Was “Who Came First” a question or a declarative statement in October 1972? Pete Townshend joins me In the Studio for the answer on the golden anniversary of his first of many great solo albums, which we feature here.
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“Who’s Next” by The Who, ranked by Rolling Stone magazine as the #28 rock album of all time, this August 1971 absolute musical masterpiece is mated with an incredibly illuminating classic rock interview with its composer, Pete Townshend, here In the Studio including the songs “Baba O’Riley”,”Bargain”,”Going Mobile”,”Behind Blue Eyes”,”Getting in Tune”, and “Won’t Get Fooled Again”…
Pete Townshend and Roger Daltrey here In the Studio hosting the tale of The Who “Live at Leeds” , with archival classic rock interview from the late John Entwistle .
Woodstock Festival was unequaled in sheer scale, still heard in the voices of Carlos Santana, Pete Townshend, the late Paul Kantner of the Jefferson Airplane, Graham Nash of Crosby, Stills, and Nash, and the late Alvin Lee of Ten Years After, all here In the Studio in part one.
The conclusion of the story of The Who’s “Tommy” pt 2 with Pete Townshend In the Studio.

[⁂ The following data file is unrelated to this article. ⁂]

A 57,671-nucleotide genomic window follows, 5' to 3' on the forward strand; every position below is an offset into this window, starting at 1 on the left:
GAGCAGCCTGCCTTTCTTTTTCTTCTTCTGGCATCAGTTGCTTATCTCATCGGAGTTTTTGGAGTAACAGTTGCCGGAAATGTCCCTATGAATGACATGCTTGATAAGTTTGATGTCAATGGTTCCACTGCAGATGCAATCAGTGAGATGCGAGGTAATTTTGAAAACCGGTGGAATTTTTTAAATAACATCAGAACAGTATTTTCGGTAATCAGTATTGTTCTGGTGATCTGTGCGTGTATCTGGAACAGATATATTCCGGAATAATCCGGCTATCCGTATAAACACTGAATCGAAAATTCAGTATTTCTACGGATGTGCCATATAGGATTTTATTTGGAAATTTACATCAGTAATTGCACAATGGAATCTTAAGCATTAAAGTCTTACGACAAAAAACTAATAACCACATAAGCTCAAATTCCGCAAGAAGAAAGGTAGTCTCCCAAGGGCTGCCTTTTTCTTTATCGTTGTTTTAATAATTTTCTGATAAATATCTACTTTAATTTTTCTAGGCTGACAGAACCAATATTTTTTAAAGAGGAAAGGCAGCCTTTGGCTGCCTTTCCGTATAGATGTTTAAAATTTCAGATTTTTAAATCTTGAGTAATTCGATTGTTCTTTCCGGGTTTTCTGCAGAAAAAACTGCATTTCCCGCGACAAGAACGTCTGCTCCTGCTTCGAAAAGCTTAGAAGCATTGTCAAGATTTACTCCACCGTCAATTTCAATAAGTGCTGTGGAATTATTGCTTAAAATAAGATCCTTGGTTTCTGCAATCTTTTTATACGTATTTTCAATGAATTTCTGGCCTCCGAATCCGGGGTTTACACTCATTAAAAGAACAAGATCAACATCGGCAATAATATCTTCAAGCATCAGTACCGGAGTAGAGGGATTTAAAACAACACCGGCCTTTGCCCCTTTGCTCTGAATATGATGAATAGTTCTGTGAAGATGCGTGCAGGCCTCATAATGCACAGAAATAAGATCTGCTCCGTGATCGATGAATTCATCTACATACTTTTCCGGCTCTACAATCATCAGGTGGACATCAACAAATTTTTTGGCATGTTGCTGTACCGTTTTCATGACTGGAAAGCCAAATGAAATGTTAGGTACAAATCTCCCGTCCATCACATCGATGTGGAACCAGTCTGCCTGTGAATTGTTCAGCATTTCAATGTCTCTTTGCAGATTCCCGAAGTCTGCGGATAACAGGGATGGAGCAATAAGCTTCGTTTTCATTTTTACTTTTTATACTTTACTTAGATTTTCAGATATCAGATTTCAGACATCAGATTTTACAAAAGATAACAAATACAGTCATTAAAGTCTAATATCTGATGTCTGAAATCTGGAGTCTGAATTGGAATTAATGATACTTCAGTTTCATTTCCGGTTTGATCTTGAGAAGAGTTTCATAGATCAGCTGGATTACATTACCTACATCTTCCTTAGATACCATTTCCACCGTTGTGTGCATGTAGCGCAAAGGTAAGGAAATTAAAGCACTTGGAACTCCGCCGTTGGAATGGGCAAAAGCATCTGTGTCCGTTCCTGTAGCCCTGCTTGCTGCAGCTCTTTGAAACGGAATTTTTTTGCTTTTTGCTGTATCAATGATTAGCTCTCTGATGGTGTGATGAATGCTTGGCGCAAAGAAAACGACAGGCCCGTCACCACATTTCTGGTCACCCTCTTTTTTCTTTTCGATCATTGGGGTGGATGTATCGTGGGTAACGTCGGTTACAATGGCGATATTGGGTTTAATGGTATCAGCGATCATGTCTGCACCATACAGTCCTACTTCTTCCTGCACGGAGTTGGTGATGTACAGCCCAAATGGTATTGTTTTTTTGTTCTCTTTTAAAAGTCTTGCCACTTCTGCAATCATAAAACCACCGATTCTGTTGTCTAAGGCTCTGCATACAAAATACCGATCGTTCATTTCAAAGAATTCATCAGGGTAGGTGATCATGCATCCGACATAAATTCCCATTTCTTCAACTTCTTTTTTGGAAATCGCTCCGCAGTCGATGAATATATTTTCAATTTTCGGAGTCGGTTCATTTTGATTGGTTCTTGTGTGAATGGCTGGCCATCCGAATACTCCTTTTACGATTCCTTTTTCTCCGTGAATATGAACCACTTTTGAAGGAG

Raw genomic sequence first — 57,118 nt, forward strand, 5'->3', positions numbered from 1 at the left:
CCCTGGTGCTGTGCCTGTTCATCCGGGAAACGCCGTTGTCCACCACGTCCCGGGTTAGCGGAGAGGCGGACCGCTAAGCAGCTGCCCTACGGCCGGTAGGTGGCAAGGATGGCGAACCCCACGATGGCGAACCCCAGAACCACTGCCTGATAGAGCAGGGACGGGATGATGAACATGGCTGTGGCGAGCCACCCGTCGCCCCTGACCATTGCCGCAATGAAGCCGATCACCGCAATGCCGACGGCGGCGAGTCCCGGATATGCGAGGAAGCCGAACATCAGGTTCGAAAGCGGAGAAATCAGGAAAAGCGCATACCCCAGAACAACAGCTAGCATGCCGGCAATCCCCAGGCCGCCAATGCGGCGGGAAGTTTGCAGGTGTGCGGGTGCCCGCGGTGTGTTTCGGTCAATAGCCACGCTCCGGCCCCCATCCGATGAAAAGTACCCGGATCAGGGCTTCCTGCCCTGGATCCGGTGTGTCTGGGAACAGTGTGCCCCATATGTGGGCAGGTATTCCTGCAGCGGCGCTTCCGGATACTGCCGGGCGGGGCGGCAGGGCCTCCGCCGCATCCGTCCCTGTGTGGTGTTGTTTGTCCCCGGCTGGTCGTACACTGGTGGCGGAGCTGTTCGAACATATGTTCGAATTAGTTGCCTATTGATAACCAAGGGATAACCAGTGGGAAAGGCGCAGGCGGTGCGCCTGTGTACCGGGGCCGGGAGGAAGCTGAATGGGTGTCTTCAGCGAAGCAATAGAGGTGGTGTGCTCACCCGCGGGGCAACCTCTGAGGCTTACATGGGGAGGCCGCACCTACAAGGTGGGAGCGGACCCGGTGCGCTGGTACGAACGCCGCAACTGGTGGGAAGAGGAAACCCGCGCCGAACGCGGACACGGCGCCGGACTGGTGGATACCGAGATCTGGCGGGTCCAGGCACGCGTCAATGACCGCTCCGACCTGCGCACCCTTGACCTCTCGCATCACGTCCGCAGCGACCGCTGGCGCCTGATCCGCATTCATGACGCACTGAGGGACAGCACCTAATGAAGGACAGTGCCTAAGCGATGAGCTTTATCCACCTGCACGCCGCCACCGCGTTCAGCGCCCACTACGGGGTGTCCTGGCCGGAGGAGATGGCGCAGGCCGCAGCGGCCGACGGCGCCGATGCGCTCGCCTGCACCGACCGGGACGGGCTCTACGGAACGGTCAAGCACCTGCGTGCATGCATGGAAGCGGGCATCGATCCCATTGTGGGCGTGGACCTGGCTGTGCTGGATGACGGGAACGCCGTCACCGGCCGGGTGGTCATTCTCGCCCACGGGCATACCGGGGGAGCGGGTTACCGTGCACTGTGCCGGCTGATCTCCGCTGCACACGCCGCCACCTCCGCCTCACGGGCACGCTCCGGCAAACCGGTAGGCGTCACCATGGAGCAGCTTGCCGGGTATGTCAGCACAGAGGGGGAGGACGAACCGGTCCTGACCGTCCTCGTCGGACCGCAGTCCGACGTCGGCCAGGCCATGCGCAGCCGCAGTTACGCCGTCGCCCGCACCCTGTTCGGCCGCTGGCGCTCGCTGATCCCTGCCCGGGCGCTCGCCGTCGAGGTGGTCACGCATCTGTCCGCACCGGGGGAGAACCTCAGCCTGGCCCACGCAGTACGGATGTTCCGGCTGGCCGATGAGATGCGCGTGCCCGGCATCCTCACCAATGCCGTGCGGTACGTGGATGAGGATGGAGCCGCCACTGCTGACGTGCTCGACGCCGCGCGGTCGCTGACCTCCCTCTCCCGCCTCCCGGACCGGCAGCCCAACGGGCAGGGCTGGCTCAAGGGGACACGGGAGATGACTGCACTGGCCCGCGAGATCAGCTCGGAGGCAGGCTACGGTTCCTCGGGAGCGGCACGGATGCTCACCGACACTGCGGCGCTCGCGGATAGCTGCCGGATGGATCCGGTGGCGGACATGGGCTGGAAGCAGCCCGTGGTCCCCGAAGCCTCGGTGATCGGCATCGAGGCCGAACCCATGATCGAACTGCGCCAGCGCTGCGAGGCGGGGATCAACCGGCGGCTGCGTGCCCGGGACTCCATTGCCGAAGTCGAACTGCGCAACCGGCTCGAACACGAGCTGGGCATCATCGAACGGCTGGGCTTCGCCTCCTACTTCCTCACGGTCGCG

Pete Townshend joins Redbeard In the Studio on “Tommy” ‘s 50th anniversary, part 1 of 2.
(cont)… As The Who’s recognized Quadrophenia auteur , Townshend has assessed their almost half-century of musical creation and found it to be good . Pete is a delightful , witty , thoughtful , and refreshingly honest conversationalist who can easily and effectively examine The Who’s epic 1973 opus through a slightly-detached , objective eye which only the passage of time , and maturity , can provide . -Redbeard
Pete Townshend and Roger Daltrey join me In the Studio in this interview for the first in a two-part look at Quadrophenia , the last word on Townshend’s October 1973 rock opera, which certainly is much more appreciated today than upon its initial release …(more)
“In the case of The Who, the thing that comes across for me is that The Who started as a Pop band. Good Pop possibly is the sublime and the ridiculous, the important and the absurd.” – Pete Townshend
The mid-Eighties was a most difficult time for the titans of rock’s Second Generation. The Rolling Stones, Led Zeppelin, Pink Floyd, and The Who were no longer recording, touring, and in some cases even SPEAKING together. Rock’n’roll was officially in full-blown midlife crisis …Pete Townshend joins me In the Studio for Deep End Live.